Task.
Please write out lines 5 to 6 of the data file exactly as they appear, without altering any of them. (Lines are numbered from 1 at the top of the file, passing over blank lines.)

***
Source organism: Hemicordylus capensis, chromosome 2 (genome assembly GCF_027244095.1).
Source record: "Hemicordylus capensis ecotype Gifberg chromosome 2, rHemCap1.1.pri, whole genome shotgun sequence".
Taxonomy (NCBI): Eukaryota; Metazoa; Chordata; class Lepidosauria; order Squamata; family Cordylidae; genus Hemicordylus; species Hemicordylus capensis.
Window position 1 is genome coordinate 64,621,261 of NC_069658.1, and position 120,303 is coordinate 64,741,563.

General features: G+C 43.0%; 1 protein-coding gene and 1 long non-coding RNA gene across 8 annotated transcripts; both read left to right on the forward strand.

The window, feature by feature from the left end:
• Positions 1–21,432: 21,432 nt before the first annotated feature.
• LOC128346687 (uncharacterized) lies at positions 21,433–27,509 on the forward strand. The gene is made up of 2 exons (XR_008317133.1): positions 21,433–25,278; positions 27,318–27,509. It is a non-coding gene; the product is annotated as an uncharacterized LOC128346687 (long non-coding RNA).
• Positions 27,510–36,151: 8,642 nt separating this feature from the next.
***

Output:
General features: G+C 43.0%; 1 protein-coding gene and 1 long non-coding RNA gene across 8 annotated transcripts; both read left to right on the forward strand.

The window, feature by feature from the left end: